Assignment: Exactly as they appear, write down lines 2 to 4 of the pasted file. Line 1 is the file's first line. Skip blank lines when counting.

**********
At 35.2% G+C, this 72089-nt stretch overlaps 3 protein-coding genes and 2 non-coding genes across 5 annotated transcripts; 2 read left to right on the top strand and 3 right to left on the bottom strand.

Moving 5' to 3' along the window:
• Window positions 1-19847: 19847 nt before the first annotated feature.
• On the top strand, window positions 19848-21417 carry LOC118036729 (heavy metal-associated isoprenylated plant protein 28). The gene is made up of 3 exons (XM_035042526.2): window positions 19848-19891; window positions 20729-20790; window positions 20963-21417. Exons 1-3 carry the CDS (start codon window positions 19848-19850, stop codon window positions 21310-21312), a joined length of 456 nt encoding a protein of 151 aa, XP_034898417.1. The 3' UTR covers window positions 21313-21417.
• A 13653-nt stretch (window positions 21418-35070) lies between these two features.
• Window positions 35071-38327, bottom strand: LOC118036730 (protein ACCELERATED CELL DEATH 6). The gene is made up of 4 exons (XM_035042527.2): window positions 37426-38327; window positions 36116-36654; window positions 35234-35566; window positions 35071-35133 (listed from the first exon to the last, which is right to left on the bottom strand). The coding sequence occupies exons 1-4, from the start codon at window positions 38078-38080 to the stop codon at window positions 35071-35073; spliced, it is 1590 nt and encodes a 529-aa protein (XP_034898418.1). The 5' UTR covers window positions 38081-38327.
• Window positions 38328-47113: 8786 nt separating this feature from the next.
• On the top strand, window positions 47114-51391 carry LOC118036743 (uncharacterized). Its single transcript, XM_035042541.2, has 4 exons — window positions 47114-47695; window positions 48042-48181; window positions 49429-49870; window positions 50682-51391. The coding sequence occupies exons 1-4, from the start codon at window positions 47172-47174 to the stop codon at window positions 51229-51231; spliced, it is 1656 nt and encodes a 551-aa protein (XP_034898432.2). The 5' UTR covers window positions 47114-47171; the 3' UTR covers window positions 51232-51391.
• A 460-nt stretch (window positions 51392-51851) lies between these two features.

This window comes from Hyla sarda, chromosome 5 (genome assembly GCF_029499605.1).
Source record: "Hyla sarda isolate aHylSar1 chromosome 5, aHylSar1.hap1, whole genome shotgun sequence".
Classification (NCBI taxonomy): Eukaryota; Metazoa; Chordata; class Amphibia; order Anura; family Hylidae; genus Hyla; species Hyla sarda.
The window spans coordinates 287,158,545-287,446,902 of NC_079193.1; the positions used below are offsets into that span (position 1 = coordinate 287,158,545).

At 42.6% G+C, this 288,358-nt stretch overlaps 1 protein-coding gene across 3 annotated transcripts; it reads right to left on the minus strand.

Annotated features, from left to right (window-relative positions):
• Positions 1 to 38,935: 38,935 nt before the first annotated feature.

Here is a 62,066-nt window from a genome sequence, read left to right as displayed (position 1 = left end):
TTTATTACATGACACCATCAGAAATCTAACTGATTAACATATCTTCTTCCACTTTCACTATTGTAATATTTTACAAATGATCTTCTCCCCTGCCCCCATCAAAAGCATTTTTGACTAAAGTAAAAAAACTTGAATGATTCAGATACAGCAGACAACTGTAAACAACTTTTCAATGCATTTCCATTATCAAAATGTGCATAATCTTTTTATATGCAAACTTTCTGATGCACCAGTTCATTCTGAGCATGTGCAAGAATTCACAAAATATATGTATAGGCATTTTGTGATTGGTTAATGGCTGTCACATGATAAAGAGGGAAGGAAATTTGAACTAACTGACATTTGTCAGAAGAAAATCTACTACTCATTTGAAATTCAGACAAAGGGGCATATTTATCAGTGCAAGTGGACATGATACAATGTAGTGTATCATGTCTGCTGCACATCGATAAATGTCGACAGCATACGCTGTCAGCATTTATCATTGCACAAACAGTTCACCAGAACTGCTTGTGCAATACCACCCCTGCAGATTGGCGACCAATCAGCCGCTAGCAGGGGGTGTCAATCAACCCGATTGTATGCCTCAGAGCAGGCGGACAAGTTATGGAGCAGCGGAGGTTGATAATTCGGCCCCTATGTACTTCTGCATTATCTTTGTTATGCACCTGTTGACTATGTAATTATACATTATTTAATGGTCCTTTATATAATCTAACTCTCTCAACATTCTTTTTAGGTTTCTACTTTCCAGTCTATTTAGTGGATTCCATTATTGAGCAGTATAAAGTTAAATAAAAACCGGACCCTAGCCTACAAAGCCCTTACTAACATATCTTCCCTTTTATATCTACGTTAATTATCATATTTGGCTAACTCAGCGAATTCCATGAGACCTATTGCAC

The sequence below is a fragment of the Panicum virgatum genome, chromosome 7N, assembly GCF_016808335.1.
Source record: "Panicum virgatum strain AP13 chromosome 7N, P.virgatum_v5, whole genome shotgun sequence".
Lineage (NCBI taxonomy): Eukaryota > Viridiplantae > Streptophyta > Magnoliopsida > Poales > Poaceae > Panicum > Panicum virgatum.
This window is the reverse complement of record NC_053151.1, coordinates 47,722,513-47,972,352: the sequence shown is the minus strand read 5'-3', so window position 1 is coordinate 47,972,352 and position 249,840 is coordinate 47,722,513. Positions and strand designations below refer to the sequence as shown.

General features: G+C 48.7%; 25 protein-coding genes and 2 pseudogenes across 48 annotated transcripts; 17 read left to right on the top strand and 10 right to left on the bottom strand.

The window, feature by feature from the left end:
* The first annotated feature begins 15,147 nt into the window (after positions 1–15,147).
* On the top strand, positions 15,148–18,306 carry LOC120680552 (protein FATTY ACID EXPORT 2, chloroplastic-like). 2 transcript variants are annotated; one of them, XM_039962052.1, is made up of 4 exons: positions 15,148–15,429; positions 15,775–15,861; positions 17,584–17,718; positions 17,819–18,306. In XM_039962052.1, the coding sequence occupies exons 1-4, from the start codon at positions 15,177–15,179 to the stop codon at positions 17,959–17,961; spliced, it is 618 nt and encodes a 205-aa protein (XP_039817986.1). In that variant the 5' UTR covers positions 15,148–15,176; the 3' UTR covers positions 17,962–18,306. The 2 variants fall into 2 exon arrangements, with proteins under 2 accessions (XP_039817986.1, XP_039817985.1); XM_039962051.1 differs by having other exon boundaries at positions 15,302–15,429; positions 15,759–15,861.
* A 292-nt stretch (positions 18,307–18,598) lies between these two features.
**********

Moving 5' to 3' along the window:
• Window positions 1-19847: 19847 nt before the first annotated feature.
• On the top strand, window positions 19848-21417 carry LOC118036729 (heavy metal-associated isoprenylated plant protein 28). The gene is made up of 3 exons (XM_035042526.2): window positions 19848-19891; window positions 20729-20790; window positions 20963-21417. Exons 1-3 carry the CDS (start codon window positions 19848-19850, stop codon window positions 21310-21312), a joined length of 456 nt encoding a protein of 151 aa, XP_034898417.1. The 3' UTR covers window positions 21313-21417.